Recovering possession of a property let on an AST
For many landlords the ability to recover possession of their property from tenants is one of their key concerns, along with will the tenants look after the property and will they pay the rent. Below Michelle Goodrum, a Senior Assistant Solicitor, addresses some of the key questions that may be of concern to a landlord trying to recover a property from a tenant who is not in breach of their tenancy.
What is an AST?
As assured shorthold tenancy (“an AST”) is a form of lease that is normally used when letting residential property for a short term. The Housing Act 1988 and supplementary legislation governs the rights and obligations of landlords and tenants who are party to an AST. The majority of short tenancies are likely to be an AST. Two points to note are that a tenancy will not be an AST if the tenant is a company or if the annual rent is over £100,000. To ascertain whether you are dealing with an AST you should take professional legal advice.
How do I recover possession?
The law sets out a procedure for landlords to terminate an AST. In order to recover possession a landlord should serve a so-called “section 21 notice” - that being the section of the Housing Act under which notice is given.
When can I, and when can I not, give a section 21 notice?
There are a number of legal requirements that must be complied with when giving a tenant a section 21 notice. Some key points are:-
A section 21 notice must be in the form prescribed by law if the tenancy started or was renewed after 30 September 2015.
A landlord cannot serve a section 21 notice during the first four months of the initial tenancy.
The notice can be used for either a periodic or fixed term tenancy; however, in the case of a fixed term tenancy, the date on which possession is required must be after the end of the fixed term of any tenancy.
A landlord can not use a section 21 notice if the property is a house in multiple occupation and does not have an HMO licence.
A landlord cannot use if the local authority has served either a notice that it will do emergency works on the property or an improvement notice on the property in the last 6 months.
Generally, a landlord cannot use the notice if any deposit taken from a tenant has not been lodged in a recognised tenancy deposit scheme or if the information prescribed by law has not been provided to the tenant within 30 days of the taking of the deposit. In that case the deposit would have to be returned to the tenant before a section 21 notice could be served.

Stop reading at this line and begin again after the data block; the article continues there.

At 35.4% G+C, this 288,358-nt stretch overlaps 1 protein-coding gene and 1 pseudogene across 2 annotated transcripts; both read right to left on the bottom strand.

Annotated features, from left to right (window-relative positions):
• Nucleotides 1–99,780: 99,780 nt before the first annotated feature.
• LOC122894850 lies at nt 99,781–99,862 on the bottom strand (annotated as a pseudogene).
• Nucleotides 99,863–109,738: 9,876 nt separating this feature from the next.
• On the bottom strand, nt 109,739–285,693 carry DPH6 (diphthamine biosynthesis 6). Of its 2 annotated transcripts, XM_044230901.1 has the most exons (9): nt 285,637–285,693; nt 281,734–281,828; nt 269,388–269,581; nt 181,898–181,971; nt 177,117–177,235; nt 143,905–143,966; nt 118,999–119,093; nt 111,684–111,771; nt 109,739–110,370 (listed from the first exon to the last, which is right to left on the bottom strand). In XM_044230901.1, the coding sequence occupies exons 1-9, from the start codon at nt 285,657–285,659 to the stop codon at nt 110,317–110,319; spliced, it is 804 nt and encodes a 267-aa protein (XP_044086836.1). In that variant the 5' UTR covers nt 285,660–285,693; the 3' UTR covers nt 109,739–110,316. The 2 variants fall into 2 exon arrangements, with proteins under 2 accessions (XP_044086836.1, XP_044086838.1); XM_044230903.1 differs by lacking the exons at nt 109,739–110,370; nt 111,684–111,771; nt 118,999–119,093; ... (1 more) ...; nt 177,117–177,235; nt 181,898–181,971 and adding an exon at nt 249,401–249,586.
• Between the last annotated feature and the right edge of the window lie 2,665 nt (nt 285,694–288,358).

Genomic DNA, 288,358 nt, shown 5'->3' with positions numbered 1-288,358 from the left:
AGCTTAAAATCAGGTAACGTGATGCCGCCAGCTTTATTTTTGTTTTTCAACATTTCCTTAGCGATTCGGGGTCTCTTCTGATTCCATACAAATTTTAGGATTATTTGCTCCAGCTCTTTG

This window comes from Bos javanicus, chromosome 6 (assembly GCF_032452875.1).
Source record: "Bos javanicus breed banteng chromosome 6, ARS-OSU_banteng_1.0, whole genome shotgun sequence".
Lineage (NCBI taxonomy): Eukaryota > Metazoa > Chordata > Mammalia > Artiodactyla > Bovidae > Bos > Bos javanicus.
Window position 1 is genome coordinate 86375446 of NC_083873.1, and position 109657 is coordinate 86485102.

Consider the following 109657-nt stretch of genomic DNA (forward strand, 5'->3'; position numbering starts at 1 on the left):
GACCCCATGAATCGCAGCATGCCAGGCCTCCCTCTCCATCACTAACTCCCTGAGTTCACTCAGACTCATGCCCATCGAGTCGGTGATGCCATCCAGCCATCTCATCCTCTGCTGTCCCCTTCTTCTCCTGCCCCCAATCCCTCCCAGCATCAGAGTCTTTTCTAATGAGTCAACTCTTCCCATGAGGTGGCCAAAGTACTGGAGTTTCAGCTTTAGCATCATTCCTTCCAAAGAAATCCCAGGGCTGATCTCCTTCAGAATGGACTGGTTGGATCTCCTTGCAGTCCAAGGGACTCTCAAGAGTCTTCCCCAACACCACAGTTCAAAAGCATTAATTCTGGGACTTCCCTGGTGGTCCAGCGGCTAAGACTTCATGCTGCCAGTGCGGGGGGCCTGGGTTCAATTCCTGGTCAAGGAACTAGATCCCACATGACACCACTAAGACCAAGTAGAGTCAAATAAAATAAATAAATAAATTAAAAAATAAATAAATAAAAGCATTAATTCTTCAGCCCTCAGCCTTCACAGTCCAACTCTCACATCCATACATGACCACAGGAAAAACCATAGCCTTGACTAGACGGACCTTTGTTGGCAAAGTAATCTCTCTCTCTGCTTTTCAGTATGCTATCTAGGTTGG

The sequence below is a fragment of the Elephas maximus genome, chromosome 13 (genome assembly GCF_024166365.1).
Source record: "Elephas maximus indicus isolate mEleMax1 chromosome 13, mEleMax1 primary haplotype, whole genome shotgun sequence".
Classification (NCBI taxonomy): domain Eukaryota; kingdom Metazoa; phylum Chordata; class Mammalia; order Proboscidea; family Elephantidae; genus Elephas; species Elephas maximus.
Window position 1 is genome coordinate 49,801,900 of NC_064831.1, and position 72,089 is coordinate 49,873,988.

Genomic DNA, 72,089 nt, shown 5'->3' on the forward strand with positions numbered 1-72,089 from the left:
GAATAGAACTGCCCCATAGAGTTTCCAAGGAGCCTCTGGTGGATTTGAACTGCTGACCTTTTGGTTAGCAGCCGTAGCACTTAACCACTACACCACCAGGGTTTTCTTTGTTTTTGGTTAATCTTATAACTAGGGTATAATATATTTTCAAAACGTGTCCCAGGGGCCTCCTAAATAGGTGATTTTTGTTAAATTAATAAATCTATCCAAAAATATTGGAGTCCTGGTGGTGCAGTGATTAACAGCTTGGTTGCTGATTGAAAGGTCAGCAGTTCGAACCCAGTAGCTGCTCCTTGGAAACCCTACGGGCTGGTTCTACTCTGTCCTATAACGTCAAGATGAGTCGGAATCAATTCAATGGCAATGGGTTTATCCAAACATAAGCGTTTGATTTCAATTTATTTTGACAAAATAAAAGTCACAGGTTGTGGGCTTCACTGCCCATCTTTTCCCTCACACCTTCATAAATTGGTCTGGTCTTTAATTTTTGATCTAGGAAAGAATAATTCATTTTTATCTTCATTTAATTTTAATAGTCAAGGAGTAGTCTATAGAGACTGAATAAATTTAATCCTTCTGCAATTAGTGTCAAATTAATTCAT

The landlord must have given the tenant an Energy Performance Certificate, the current gas safety record and the government’s ‘How to Rent’ guide before serving the notice.
What notice must I give the tenant?
You must give the tenant at least 2 months’ notice. If the tenancy is periodic, and rent is paid less frequently than every 2 months, then you must give the tenant at least the same notice as the payment period.
What will happen at the end of the tenancy?
In the majority of instances, the tenant will hand over the keys and vacate the property when the notice expires. In that event the tenancy will automatically come to an end.
It is a good idea to liaise with the tenant during the notice period to arrange for the return of keys and a check out inspection, which should be undertaken promptly at the end of the tenancy (ideally when the tenant hands over keys). You should also ensure you have forwarding and contact details for the tenants.
When the tenant vacates you should take meter readings and confirm the change of occupation to any utility companies, the local authority and any other relevant persons.
After the tenancy ends you will need to return the deposit (less any deductions) to the tenant in accordance with the rules of the relevant deposit scheme.
What happens if the tenant doesn’t vacate?
You will then need to apply to the court for a possession order. It is illegal to evict a residential tenant without a court order, so you should not in the meantime take any steps such as changing the locks to force them to leave.
Surprisingly even sending letters to a tenant threatening action can be construed as unlawful harassment depending on the circumstances so correspondence with the tenant should be dealt with carefully and preferably by a specialist property solicitor.
What happens if I want to end the tenancy early because the tenant has not paid the rent?
There is a more complex procedure involved which will be dealt with in a separate article. The key practical point is to address the problem immediately the tenant falls into arrears or if you become aware that they have broken the tenancy in some other way, such as unlawful subletting. Never allow a problem to drift or be fobbed off by excuses – it will only get worse. Take legal advice straight away.